ASG recommends that school pilots Smart Pass program
May 3, 2018
Discussions grew contentious as Associated Student Government (ASG) debated the merits of implementing a Smart Pass program with the Valley Transportation Association (VTA).
Sophomore senator Helen Kassa and first-year senator Ciara Moezidis answered senators’ questions about a resolution proposed during the previous week’s meeting.
The resolution would encourage the university to pilot a Smart Pass program, which would allow Santa Clara students to ride VTA buses for free.
The price of the passes— $13 per quarter, per student—were at the crux of the debate. If Santa Clara agreed to pilot the pass, the cost would be footed by an increase in all students’ tuition, regardless of their use of the pass. Senators heavily debated the implications of both the Smart Pass as well as the tuition increase.
Arguments against the program included the belief that many students would not utilize the pass, as the current culture at Santa Clara does not encourage students to use public transportation.
Many of the senators were in agreement that the current culture at Santa Clara encouraged students to drive their own cars or using rideshare services such as Uber, over public transportation.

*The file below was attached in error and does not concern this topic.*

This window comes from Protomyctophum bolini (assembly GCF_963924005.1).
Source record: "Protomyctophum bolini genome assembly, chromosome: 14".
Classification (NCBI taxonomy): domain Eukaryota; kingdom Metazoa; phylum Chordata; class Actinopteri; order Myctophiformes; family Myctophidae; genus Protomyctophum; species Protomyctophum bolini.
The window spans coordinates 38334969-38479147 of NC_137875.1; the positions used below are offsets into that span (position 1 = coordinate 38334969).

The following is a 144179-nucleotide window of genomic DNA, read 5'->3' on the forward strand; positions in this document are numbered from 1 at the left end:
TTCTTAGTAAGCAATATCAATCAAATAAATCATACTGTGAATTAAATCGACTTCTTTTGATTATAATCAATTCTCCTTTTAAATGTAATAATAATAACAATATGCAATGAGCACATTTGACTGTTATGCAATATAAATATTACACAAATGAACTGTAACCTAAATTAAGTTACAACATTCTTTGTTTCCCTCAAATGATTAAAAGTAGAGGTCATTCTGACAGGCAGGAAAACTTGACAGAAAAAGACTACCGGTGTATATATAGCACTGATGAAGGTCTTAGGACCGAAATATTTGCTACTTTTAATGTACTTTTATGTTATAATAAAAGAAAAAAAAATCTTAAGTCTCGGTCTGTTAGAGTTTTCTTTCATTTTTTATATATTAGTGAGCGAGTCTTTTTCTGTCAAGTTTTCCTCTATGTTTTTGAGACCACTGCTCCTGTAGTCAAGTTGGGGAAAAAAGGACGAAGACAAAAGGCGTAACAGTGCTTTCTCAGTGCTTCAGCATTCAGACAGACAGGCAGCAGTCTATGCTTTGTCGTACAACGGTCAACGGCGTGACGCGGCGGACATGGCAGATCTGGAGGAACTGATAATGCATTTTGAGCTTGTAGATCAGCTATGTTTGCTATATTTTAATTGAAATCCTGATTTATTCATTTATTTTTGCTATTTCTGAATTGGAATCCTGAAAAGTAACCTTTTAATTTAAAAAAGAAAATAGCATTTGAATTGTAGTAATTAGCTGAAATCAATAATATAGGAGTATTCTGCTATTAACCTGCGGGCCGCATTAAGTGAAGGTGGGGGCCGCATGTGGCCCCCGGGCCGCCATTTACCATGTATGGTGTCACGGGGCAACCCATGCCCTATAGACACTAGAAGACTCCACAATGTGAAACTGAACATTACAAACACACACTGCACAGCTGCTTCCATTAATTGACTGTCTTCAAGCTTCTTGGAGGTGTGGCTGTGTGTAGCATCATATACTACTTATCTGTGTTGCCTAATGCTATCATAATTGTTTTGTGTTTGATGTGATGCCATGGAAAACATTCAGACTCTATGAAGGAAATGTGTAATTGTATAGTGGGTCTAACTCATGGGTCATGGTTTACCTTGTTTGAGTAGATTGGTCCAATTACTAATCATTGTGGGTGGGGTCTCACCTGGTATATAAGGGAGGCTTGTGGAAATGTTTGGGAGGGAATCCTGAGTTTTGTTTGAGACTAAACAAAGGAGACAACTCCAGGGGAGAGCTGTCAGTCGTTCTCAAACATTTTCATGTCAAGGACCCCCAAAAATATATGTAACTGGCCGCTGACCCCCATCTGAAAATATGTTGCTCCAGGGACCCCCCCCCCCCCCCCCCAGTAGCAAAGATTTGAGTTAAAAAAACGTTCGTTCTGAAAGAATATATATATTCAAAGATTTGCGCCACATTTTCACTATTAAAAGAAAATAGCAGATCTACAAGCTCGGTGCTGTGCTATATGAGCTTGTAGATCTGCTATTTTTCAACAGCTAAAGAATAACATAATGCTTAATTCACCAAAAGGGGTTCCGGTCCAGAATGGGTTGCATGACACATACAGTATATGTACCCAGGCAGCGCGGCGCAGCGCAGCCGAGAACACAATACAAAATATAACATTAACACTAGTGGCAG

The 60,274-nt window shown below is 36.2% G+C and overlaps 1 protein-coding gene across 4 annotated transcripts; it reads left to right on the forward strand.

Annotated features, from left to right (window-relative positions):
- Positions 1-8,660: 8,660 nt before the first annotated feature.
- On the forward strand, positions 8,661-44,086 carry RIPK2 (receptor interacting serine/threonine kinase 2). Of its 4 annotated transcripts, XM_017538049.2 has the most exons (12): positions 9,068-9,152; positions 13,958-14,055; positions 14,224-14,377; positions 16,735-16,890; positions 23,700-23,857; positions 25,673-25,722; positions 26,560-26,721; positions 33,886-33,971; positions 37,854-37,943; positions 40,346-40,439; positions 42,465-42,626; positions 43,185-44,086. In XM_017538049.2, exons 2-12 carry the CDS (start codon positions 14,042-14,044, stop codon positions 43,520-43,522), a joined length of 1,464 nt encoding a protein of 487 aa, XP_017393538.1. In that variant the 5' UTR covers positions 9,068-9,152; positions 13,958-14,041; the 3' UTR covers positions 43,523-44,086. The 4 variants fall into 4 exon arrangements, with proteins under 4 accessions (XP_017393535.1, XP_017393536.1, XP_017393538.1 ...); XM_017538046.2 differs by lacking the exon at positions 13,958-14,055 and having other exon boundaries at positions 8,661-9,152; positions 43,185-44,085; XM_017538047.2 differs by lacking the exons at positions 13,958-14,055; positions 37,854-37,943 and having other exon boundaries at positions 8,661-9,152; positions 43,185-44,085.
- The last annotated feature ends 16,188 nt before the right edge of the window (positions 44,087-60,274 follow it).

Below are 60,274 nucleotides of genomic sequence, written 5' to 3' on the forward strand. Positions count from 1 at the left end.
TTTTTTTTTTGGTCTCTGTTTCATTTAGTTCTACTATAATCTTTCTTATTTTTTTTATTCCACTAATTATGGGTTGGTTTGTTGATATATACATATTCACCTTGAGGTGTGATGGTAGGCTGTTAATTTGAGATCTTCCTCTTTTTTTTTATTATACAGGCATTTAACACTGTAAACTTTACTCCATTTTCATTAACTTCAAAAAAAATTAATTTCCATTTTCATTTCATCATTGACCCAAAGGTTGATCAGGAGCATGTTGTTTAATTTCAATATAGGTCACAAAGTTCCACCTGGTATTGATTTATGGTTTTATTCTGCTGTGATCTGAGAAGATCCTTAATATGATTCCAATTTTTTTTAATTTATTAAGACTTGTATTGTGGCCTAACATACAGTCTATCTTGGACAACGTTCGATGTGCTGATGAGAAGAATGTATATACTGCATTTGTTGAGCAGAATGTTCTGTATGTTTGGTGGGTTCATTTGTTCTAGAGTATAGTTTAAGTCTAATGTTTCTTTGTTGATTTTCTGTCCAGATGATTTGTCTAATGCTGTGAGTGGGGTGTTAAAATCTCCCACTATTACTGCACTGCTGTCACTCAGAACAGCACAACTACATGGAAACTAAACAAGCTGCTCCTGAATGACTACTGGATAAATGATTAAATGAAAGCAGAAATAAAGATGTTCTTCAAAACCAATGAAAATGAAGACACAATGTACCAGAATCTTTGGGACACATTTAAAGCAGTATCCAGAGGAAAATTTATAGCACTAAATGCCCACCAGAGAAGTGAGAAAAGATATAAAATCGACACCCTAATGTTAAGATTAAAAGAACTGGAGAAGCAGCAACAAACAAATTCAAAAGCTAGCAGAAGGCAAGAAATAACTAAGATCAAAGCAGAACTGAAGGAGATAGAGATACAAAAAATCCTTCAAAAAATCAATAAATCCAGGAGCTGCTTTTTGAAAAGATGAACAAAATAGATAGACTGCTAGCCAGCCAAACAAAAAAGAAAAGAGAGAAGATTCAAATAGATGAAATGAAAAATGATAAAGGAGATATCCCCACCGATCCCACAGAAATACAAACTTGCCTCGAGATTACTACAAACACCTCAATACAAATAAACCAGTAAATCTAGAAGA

In addition, many senators were worried about the potential tuition hike, with sophomore senator David Warne stating that he could not vote for a resolution that would require an increase in tuition.
Arguments in favor of the program focused on relieving traffic and congestion around Santa Clara as well as the school’s commitment to suitability. This included a reading of the O’Connor Environment Standard listed in ASG’s bylaws by Chief Justice Rachel Brooke Herzog. The standard requires that ASG members promote environmentally sustainable habits.
After an hour of discussion and debate, the resolution passed in favor of the Smart Pass 13 to 6.
Pro Tempore Sam McNeal, junior senator Alex Perlman, Kassa and sophomore Emma Stinson from Santa Clara Community Action Program’s Labor Action Committee presented a resolution to the support the unionization rights of non-tenure track faculty and adjunct lectures and faculty.
All six proposed Registered Student Organizations (RSO) that presented in the previous week were approved and are now officially RSOs. They include Fight to End Animal Torture (F.E.A.T); SCU Tap Club; Active Minds; CHAARG; PERIOD.; and Middle Eastern and North African Club (MENA).
Additionally, the Senate decided that they would not seek a resolution to support Regional Measure 3, a proposed traffic bill they had learned about last week. Measure 3 is a bill that aims to expand public transportation in the Bay Area.
Senators felt that Measure 3 did not have much of an effect on the university and did not appear to have a fully developed plan at the moment.
The next Senate meeting will take place at 7 p.m. on Thursday, May 3 in the Williman Room.
Contact Emma Pollans at email@example.com or call (408) 554-4852.